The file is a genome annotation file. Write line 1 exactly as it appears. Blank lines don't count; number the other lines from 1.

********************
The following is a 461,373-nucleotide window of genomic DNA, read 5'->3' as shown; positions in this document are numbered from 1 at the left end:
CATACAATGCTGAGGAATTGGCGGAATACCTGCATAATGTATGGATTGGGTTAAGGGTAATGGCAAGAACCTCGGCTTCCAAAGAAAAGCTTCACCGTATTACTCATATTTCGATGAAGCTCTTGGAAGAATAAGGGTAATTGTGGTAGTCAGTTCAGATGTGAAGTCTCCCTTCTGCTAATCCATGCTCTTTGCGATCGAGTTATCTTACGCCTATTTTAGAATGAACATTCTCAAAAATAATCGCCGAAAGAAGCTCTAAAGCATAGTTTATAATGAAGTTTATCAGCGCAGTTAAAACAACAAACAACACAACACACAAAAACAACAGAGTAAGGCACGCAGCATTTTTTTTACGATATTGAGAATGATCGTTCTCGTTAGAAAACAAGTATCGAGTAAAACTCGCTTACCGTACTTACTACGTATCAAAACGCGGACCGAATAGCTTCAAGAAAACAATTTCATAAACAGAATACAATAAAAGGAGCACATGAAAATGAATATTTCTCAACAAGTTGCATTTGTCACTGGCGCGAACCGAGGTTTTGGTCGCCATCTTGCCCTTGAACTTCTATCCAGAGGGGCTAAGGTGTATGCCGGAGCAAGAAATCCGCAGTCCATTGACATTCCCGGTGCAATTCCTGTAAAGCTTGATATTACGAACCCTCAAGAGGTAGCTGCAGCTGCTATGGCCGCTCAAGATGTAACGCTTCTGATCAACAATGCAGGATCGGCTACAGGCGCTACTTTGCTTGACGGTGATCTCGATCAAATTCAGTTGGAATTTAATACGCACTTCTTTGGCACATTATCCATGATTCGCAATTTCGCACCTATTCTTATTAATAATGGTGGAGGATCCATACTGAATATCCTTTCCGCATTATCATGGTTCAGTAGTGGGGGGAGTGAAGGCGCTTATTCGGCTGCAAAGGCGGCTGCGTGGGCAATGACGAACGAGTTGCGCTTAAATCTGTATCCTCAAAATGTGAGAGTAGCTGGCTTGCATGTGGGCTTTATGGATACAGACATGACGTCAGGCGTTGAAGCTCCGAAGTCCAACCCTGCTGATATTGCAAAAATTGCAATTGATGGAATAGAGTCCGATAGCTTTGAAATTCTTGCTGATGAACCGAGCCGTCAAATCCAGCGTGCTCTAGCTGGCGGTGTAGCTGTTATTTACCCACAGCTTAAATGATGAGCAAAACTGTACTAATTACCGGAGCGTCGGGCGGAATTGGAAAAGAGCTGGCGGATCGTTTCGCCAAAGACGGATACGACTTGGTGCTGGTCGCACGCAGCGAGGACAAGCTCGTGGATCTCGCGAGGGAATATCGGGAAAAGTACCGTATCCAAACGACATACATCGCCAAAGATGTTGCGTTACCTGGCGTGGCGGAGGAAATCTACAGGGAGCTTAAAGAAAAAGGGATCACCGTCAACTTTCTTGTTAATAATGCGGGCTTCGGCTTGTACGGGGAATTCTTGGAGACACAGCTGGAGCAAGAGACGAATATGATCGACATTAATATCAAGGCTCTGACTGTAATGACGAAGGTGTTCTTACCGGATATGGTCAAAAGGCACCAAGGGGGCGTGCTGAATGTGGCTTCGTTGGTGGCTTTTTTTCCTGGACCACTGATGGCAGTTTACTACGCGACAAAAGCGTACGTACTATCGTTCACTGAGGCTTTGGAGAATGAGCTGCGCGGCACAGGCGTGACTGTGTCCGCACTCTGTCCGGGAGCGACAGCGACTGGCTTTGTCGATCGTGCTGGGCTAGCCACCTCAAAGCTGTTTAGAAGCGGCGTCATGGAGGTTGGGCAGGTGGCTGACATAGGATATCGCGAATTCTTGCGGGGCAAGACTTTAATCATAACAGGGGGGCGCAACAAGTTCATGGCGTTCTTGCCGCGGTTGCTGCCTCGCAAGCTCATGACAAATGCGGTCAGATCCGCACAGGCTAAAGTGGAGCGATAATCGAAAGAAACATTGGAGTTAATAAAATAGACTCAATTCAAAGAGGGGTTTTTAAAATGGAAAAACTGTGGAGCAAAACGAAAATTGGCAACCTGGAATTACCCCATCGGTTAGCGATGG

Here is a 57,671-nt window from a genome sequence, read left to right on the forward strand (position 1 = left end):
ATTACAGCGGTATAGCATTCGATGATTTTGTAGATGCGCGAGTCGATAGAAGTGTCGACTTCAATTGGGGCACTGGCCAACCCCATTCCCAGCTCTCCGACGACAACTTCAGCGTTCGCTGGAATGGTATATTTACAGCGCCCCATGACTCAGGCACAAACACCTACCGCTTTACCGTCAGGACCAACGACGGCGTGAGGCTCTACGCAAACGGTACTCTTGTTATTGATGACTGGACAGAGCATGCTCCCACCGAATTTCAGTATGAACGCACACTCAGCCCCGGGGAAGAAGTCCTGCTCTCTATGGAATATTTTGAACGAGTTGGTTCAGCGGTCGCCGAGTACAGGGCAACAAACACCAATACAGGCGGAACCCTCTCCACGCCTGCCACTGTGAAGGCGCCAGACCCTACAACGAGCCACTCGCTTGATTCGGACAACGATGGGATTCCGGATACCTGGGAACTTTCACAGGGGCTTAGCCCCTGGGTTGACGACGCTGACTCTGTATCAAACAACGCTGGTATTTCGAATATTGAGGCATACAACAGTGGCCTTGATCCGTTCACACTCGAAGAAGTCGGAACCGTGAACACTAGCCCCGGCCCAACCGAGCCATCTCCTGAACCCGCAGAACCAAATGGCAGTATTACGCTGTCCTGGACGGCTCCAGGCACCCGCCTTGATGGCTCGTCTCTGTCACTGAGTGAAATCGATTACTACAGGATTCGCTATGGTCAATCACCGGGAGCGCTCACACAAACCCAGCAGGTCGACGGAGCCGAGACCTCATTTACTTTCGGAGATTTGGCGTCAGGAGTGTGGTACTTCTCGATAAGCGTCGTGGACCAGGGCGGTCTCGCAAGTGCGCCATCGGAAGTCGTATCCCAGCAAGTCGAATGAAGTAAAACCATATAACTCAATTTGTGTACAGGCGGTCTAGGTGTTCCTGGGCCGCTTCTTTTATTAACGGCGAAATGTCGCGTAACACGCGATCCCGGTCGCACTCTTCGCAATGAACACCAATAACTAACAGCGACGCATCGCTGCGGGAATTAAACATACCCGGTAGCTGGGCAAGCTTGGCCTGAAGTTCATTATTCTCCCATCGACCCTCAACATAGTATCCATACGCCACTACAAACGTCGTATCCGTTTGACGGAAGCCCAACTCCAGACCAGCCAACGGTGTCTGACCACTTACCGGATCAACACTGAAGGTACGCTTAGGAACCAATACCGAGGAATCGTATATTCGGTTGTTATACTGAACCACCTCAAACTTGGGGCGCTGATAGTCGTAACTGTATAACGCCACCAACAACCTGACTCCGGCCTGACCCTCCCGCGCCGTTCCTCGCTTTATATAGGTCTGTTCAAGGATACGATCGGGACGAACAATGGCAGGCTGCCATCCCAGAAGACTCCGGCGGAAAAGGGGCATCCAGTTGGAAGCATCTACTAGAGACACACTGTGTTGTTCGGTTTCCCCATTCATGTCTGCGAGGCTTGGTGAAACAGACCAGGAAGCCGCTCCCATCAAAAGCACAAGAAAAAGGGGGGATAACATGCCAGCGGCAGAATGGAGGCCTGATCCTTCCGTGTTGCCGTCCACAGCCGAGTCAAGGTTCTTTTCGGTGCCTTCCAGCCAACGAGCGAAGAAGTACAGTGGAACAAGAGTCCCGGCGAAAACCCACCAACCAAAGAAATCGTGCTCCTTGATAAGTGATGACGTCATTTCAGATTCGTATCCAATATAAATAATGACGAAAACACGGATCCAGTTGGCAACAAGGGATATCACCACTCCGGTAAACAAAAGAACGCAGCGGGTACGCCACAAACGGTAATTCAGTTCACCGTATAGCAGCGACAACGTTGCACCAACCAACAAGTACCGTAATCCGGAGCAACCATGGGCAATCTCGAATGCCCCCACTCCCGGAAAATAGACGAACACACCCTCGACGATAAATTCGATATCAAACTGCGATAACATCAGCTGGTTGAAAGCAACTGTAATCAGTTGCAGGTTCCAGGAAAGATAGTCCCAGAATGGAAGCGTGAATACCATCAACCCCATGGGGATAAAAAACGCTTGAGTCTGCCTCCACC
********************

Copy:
The following is a 461,373-nucleotide window of genomic DNA, read 5'->3' as shown; positions in this document are numbered from 1 at the left end: